Arts and Leisure

John Rodemeyer Forms the Bald Head Club of America Off the Top of His Own

In 1883, 25-year old John Rodemeyer of Canaan, Conn., fell in love with young Jenny Brown. But when she opted to marry the older, established James Bierce instead, Rodemeyer launched the Winstedt Bachelor’s Club. And for the next 30 years, the spirited newspaper editor, poet and humorist kept himself single. It isn’t clear, though, whether he did it of his own choosing.

But nearly 30 years later in 1912, Rodemeyer reunited with Jenny. The bachelor’s club – down to just two members – then died. With his November 1913 wedding to Jenny (who had been left a widow) on the horizon, Rodemeyer needed a new club. The idea came right off the top of his head—his balding head. Thus the Bald Head Club of America was born.

Rodemeyer had company, as others started clubs with satirical names. After the Civil War, social clubs flourished among businessmen who needed to build their contacts. Some, like Rodemeyer, saw a chance to make fun of the clubs – and enjoy the same benefits.  There was the Anti-Bell Ringing Society, the Association of Bankrupt Insurance Companies, the Mammoth Cod Association and the Flouring Committee.

The Bald Head Club

Rodemeyer first got the idea of the club when a photographer visited Falls Village, Conn. Rodemeyer had recently returned to the area to begin publishing the Connecticut Western News after stints as a newspaper editor in Hartford, New York and New Haven.

Think Bald is Beautiful? Connecticut’s John Rodemeyer thought so, and he created the Bald Head Club of America to prove it to the world.

Illustration of the inspiration for the Bald Head Club of America

The photographer had snapped a photo of six men seated on the steps of the Litchfield County courthouse, all of them completely bald. The novelty photo was turned (probably by Rodemeyer) into a postcard with the caption: The Six Sutherland Brothers. It was a joke playing on the popularity of the Seven Sutherland Sisters – a Victorian era family of young women with extremely long hair.

Rodemeyer, ever the publicity seeker, would boast later that he felt an instant kinship with his balding brethren. A bald pate, he declared, was nothing to be ashamed of. (Nor was it anything to be particularly proud of.) It just was.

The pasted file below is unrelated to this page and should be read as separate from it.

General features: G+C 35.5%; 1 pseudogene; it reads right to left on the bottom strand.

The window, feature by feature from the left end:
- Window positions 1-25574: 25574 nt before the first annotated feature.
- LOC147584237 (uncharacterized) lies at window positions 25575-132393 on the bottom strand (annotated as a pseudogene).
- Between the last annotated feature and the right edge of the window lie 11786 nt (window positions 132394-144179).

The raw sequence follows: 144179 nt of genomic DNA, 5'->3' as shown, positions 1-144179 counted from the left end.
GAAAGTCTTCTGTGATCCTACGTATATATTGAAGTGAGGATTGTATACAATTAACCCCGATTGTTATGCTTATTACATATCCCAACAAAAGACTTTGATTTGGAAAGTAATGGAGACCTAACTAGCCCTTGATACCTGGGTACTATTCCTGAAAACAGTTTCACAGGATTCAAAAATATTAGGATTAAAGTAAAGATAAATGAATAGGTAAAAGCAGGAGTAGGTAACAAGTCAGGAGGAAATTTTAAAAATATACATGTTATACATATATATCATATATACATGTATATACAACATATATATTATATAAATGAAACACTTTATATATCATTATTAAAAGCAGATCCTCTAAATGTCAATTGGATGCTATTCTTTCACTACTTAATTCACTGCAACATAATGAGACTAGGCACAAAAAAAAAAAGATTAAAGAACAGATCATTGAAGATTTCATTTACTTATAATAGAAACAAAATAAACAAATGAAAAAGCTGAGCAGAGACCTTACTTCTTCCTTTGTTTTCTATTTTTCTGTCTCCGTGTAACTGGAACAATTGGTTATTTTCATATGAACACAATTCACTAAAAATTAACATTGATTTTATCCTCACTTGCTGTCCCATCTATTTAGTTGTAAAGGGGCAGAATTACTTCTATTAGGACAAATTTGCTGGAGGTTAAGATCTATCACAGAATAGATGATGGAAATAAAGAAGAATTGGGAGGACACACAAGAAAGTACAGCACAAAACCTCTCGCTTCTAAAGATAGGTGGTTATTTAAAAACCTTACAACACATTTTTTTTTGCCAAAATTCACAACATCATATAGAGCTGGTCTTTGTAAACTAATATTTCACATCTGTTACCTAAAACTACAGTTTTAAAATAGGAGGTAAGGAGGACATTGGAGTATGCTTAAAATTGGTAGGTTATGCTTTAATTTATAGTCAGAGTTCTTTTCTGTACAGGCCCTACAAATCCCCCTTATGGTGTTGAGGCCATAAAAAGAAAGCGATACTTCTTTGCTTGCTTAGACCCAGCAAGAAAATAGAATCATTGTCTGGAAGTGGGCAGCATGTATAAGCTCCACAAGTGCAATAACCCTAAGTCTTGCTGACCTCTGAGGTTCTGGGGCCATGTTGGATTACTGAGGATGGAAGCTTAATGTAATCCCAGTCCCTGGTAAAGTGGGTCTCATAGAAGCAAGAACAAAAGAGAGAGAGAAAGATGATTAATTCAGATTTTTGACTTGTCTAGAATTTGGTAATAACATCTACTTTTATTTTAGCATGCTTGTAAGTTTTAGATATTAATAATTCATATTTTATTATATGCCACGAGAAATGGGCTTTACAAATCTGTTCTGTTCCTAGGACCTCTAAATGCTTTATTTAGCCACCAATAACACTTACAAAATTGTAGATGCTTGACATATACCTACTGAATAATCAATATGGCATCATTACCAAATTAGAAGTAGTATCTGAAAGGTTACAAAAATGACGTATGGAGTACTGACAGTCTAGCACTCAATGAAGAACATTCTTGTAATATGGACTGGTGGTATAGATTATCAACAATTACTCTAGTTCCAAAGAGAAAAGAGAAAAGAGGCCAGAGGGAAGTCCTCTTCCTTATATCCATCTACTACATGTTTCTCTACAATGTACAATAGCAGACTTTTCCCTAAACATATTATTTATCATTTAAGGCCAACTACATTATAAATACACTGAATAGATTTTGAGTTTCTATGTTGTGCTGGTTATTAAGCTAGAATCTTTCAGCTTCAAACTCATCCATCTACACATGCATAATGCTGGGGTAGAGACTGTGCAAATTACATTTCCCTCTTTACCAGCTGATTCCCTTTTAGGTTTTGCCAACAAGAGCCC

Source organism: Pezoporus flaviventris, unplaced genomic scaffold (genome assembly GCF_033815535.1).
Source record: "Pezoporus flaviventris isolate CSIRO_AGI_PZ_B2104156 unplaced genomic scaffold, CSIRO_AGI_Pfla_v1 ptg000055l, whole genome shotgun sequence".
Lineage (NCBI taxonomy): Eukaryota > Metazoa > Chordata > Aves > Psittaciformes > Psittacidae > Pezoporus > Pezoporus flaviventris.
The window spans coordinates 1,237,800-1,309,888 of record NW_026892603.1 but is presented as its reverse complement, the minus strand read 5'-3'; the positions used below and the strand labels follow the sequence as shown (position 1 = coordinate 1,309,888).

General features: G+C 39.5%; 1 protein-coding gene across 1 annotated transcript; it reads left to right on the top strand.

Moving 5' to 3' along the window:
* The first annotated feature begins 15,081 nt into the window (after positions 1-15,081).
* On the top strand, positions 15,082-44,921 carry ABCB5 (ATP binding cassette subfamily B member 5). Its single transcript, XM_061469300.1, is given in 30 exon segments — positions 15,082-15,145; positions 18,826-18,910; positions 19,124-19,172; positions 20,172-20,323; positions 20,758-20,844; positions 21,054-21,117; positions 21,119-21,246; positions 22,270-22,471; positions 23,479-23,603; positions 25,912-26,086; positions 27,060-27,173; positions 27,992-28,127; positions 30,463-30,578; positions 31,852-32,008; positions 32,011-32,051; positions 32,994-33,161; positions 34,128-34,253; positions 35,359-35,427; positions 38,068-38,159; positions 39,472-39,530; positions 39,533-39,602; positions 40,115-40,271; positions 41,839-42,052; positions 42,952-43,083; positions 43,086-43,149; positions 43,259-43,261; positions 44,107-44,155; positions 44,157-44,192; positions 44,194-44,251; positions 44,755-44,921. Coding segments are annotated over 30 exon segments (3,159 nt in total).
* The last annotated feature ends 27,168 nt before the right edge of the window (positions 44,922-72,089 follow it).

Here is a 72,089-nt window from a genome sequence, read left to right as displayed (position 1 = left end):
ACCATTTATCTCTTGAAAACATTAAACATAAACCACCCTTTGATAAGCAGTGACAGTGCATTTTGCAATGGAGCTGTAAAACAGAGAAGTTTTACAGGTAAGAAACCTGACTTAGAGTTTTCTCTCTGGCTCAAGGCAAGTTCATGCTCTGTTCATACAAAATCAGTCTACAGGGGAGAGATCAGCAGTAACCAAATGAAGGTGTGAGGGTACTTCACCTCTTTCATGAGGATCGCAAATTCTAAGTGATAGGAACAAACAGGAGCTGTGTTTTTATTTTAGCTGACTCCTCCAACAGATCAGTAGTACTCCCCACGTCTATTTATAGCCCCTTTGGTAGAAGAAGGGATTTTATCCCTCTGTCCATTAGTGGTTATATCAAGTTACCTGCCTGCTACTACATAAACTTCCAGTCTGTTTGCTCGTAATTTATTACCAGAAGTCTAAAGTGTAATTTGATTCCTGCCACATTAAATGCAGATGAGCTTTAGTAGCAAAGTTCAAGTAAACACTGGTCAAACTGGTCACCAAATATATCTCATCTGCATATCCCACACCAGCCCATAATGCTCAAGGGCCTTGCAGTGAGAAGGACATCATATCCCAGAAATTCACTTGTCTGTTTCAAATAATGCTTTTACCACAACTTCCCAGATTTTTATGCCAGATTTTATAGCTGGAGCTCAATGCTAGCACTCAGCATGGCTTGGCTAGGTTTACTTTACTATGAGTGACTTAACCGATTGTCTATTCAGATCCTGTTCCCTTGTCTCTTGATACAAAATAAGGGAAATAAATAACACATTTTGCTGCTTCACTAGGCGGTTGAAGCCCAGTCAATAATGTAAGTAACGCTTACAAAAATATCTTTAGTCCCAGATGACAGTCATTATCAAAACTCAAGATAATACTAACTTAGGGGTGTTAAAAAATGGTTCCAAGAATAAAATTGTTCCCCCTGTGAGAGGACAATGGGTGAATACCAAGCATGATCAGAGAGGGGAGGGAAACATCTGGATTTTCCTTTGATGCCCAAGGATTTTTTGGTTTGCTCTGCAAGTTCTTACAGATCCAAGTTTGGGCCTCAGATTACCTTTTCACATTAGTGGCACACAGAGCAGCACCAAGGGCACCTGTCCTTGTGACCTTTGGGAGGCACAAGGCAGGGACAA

The cause of baldness, the Bald Head Club of America concluded, was loss of hair. And its central purpose was to get together once a year, make fun of all the falderal surrounding baldness and have a great time at a banquet. From time to time, the club also made claims for the superiority of the bald man over his haired counterpart.

Yellow Spasm

The club was an instant success. Newspapers across the country publicized it, along with the entry requirements. One had to have  a bald patch of at least three inches in diameter, good character and payment of a dollar entry fee.

It wasn’t always easy separating fact from fiction when it came to the new club. Especially in its early days, Rodemeyer made up stories about meetings and the club establishing itself. Eventually, however, the stories became true — sort of.

People had good reason to suspect Rodemeyer was pulling their leg.  One of his early ventures, a newspaper called the Yellow Spasm, valued humor over a faithful recounting of the news and featured eligible bachelor ads.

Bald Head Club of America Logo

Bald Head Club of America Logo

Over the years, the club claimed thousands of members, with branches springing up here and there across the country. Connecticut governors joined in, Rodemeyer said. He declared the state’s congressmen signed up their fellow legislators from Washington, Rodemeyer said. Rodemeyer even claimed former president William Howard Taft as a member, despite his wife’s well-established dislike of bald servants in the White House.

William Howard Taft by Anders Zorn. Must be a comb-over.

Knights of the Gleaming Skull

At the heart of the club, though, was always the its annual banquet. It consisted of “the happiest, jolliest men in America.”   Rodemeyer took every opportunity to lampoon himself and his club and its Knights of the Gleaming Skull.

He convinced the Connecticut Legislature, after a light-hearted hearing, to grant the organization a charter so it could expand into new states. The New York Times in 1921 reported that Rodemeyer made a presentation to the Connecticut General Assembly. He asked for the right to issue charters and set up branches around the country so “groups of bald-heads in other states…might be united in a common bond of hairless brotherhood, that every city and town might some day have its own club of happy individuals with shining pates and smiling faces.”

Rodemeyer once got an invitation to write about the club because so many people thought it pure fiction. He wrote: “The Bald-Head Club of America is dedicated to the proposition that Man, in his highest type, is not, primarily or necessarily, a fur-bearing animal, like the otter, seal, beaver, plush, Welsh rabbit or mock-turtle.”

Rodemeyer ended his career at the Greenwich News and Graphic and passed away in 1943. The club, though, or at least tales of the club, lived on after his passing.

This story about the Bald Head Club was updated in 2021.

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